If we can hypothesize that Film would have been strange for an American art audience it surely would have been alien in Ireland where in the early sixties the prevalent art form was landscape painting. Generally speaking, the mode was very much one of individual, subjective response to the Irish landscape with semi-abstract, expressive representations. It would be more than a decade before Late Modernist mediums and philosophies took hold amongst mainly younger artists. Returning to Dave Beech’s remarks, the decline of Beauty as an aesthetic category may be seen in relation to the Art World marginalization of pre-modernist art forms, with landscape painting as a case in point.  Discursive and temporal formations were the primary focus in ‘advanced’ art from the 1960s. This is not to say that representations of landscape did not remain a significant part of the Irish art scene but its audience (its market) is perceived as traditionalist or conservative by the ‘advanced’ circle.

What then can be said of Niamh O’Malley, a new generation Irish artist whose central concern is precisely, landscape? Where more traditional Irish landscape artists basically work outside the art world created by younger artists, O’Malley is very much formed within it. She employs several mediums in installations which have several points of entry; these have video, objects, and drawing and paint, often in combination with glass. For sure O’Malley is part motivated by environmental issues, a fashionable enough concern, but also by the beauty in nature as appears through all aspects of her practice, notably in this context by drawing/painting with associations in tradition. Is another paradigm at stake in work such as this?

In the autumn of 2013 O’Malley was the featured artist in an exhibition spread across the five art venues of Mayo, her birth county. The newly formed Mayo Arts Collaborative, representing the five venues, wanted to showcase this rural western County in a strength in numbers fashion as behoves these straightened times. O’Malley was an obvious if risky choice, as the work of one artist across five widely dispersed locations was a challenge to put it mildly. However, it provided opportunity for viewing O’Malley’s work over several years. Videos such as Bridge or Quarry bear comparison with Craig-Martin’s Film with its single-directional camera fixed on the landscape and man’s imprint on it, the recording of slight movement, the tonal palette though the affective quality is very different with the change from the Bolex to digital. O’Malley’s Glass works though contain both smudgy and decorative paintwork, while remaining most restrained in colour. These works operate more as symbol of the real world rather than as representations of actual landscape. Almost in the manner of medieval relief work leaves are a pretext for pattern-making; elements of nature are extracted and transplanted onto glass which will be viewed from both sides in a gallery context and will incorporate all the incidental reflections of the space. The paint stands opaque on parts of the glass but its film is seen to be so thin as to lack depth. The Glass works might be thought of as fragile but there is also strength in these panes on their wood and metal stands.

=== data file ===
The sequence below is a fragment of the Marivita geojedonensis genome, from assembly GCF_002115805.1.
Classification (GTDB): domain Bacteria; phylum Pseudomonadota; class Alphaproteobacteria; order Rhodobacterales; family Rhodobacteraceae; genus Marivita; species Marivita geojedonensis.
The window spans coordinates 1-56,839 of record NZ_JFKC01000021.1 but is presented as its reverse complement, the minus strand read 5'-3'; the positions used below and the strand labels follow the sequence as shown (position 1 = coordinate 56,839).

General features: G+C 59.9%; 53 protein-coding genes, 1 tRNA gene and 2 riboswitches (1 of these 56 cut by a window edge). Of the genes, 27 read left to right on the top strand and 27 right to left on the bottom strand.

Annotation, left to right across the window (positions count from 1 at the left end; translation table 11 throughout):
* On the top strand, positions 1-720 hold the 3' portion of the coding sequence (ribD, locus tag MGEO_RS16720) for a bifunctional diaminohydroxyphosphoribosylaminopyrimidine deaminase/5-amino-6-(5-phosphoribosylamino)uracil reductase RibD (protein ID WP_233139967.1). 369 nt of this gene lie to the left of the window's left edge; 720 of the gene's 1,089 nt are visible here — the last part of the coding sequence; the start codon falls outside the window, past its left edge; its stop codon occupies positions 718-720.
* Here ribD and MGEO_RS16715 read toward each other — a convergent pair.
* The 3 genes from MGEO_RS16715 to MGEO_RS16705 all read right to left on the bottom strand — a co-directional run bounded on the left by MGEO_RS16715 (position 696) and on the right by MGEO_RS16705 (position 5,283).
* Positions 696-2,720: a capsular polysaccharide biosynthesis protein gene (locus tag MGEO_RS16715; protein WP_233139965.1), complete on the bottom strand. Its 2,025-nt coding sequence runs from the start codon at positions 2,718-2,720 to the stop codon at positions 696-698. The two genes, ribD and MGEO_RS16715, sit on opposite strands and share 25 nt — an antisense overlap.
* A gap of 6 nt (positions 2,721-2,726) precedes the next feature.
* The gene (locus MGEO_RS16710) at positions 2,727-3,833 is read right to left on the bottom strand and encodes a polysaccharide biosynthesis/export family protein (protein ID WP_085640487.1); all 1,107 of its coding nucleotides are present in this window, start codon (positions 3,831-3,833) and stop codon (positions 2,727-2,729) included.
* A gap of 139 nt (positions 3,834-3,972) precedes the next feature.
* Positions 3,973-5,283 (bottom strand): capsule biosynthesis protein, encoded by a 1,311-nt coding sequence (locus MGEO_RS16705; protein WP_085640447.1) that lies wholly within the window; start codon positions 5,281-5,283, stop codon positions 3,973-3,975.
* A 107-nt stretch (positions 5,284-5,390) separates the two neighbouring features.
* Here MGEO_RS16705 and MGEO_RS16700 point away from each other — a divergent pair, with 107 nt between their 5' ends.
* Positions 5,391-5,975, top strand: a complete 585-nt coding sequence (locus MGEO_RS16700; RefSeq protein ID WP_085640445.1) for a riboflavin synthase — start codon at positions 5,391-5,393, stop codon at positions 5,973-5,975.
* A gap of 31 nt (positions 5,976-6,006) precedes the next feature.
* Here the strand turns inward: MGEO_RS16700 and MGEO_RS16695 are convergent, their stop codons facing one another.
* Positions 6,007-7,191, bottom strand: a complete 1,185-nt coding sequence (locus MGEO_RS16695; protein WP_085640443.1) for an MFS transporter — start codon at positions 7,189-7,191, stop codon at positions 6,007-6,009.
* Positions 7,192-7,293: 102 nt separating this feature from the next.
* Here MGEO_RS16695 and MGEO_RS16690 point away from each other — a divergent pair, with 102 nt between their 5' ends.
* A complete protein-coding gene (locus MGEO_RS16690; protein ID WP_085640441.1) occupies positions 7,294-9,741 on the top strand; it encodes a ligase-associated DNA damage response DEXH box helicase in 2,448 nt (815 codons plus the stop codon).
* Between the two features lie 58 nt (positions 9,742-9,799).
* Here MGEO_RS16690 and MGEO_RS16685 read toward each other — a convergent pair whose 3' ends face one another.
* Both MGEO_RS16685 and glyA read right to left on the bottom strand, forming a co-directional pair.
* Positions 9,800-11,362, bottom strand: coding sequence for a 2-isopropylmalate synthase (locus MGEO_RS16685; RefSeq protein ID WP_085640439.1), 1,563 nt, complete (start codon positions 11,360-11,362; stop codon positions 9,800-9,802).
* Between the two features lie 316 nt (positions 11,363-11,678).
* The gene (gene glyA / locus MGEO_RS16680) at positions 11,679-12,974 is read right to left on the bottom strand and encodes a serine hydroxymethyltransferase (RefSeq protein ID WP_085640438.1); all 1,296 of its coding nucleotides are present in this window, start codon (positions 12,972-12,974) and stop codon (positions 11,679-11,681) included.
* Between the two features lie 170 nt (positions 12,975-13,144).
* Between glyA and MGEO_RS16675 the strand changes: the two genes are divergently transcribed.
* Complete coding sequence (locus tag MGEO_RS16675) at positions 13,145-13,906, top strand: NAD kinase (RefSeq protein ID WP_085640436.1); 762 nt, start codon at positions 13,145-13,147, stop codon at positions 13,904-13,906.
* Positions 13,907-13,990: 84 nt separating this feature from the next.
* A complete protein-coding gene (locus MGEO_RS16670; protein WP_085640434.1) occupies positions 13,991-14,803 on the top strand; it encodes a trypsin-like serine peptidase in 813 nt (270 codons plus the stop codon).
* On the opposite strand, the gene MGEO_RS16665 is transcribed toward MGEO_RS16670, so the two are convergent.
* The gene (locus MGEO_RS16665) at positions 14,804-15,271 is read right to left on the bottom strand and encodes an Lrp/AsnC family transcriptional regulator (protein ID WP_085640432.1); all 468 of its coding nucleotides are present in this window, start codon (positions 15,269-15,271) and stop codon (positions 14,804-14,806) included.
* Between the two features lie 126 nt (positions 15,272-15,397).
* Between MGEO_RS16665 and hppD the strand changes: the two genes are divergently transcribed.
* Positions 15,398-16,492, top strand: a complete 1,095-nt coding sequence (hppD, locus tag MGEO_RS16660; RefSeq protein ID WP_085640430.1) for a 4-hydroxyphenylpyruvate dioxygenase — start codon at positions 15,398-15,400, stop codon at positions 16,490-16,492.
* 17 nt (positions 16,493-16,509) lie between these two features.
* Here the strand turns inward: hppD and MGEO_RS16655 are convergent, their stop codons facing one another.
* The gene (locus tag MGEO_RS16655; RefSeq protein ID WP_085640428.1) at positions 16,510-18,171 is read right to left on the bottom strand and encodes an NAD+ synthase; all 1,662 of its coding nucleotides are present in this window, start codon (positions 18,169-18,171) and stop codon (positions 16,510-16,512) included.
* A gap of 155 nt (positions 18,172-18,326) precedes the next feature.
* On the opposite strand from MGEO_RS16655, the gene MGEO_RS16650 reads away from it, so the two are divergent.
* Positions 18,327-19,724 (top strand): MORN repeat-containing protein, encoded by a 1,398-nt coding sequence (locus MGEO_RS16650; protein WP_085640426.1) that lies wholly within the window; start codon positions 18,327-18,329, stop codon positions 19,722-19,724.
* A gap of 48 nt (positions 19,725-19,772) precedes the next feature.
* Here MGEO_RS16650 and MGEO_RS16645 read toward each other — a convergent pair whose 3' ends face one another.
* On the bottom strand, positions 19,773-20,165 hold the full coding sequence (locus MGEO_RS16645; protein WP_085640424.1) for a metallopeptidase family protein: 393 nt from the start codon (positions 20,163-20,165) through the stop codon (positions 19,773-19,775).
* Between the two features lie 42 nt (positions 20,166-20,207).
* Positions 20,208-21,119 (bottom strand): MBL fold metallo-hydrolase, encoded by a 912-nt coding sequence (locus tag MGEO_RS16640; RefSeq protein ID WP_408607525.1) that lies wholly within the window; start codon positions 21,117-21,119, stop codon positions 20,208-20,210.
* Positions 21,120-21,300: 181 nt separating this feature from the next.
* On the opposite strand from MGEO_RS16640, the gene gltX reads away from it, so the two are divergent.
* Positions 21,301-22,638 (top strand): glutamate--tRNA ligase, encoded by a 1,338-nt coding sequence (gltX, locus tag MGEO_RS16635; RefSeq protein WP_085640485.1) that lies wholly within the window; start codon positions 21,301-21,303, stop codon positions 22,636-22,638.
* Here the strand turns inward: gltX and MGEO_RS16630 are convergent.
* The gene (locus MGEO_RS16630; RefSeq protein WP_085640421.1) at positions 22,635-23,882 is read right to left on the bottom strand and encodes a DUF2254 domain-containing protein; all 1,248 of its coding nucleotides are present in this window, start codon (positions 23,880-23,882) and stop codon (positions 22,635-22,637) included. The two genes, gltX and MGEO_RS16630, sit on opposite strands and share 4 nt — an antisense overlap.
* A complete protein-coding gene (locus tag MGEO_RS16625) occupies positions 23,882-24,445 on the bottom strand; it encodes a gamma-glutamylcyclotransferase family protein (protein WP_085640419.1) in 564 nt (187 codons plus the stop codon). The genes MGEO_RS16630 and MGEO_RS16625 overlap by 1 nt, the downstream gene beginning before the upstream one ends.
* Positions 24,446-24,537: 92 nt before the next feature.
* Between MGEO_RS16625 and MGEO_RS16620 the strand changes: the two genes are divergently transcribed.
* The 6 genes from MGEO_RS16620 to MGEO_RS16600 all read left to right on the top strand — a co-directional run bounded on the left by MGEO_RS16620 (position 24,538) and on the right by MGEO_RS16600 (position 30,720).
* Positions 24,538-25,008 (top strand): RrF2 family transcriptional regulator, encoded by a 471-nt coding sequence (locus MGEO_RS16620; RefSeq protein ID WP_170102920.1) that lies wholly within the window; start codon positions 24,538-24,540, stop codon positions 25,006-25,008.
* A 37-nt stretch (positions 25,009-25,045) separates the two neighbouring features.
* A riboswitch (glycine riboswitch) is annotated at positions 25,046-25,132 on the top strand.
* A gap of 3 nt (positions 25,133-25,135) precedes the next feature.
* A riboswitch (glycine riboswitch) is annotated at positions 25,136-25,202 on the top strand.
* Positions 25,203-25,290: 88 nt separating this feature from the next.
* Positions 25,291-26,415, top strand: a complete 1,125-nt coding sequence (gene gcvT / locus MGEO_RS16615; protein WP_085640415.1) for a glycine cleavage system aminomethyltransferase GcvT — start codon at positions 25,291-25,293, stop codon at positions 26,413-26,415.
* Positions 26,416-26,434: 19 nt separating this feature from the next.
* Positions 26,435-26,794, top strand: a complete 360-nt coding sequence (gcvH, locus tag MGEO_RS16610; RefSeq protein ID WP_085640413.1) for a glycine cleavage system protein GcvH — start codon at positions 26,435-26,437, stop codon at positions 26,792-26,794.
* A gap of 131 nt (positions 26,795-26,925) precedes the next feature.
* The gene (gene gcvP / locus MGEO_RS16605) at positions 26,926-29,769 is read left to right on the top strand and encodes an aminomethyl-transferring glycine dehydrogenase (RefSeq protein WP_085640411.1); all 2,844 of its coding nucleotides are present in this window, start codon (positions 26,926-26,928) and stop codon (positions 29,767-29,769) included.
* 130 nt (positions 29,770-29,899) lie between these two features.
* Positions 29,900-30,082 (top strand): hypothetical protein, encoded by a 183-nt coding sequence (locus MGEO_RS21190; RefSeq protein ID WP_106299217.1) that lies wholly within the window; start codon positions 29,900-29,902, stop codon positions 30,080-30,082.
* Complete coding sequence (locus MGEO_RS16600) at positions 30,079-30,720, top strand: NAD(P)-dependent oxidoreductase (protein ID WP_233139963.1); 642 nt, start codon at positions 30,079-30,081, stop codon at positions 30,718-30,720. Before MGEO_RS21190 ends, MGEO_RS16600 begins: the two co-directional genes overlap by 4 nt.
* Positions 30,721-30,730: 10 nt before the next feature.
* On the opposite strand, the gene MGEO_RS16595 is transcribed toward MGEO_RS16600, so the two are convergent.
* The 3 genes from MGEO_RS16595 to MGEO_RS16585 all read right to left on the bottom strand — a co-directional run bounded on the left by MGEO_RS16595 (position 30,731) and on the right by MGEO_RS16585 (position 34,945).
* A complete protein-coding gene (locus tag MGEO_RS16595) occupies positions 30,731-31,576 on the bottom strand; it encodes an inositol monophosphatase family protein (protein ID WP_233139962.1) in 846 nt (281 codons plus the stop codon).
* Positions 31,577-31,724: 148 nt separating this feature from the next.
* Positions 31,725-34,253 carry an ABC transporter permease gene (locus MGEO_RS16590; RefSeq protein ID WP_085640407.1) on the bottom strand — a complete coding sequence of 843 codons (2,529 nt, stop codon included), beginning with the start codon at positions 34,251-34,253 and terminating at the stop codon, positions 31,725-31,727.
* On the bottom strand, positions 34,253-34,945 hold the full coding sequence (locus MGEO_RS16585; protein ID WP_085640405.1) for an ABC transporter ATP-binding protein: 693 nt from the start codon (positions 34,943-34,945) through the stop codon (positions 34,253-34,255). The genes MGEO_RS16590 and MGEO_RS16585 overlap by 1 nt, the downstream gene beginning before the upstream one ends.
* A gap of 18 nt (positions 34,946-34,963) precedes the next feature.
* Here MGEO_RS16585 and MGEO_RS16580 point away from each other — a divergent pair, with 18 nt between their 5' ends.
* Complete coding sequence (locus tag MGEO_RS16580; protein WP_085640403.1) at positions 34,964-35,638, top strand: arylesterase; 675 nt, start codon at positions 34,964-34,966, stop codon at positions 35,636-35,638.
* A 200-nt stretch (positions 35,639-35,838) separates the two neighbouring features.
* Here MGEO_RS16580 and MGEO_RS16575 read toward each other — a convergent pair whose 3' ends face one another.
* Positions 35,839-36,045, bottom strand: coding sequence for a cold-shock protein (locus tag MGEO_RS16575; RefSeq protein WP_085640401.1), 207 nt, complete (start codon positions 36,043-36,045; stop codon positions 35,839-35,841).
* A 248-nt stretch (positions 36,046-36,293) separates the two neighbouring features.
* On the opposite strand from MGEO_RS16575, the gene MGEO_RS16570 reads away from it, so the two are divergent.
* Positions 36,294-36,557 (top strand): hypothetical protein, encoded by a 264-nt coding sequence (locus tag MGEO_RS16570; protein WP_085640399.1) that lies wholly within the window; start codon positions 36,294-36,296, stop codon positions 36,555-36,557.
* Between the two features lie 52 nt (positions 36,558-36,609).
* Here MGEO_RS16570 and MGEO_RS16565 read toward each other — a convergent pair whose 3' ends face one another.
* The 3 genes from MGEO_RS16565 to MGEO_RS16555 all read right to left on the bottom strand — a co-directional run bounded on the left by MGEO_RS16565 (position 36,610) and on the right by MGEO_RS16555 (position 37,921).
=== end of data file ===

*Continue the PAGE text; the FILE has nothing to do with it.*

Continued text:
One such Glass work was exhibited in O’Malley’s Dublin gallery, Green on Red, in the end of year Group Show. This was in conjunction with two O’Malley landscape drawings on coloured glass, though ‘colour’ here is again subdued. While O’Malley’s output is conceived in relational terms, when taken alone these drawings refer back a generation or two in their dedication to the practice of drawing and in their representation of landscape within the shallow space of the picture surface. Yet these drawings remain contemporary, not only in the self-consciousness in the choice of medium where the glass is a significant component that makes it difficult to see what lies beneath, but they also function as quotations, re: earlier art-making. Self-consciousness in art-making came to the fore with the Minimalist generation who threw scepticism on the concept of beauty which they saw as obscuring the increasing commodification of the art object. More fundamentally however, they were sceptical of the concept of art. In comparison, O’Malley’s works are an act of faith. This may be one major difference between some of the work produced today compared with the immediate past.

 

Illustration: Niamh O’Malley, Mountains, walls (2013), Pencil on paper, coloured glass, 442 x 615mm. Courtesy Green on Red Gallery.

Niamh O'Malley, Mountains walls, 2013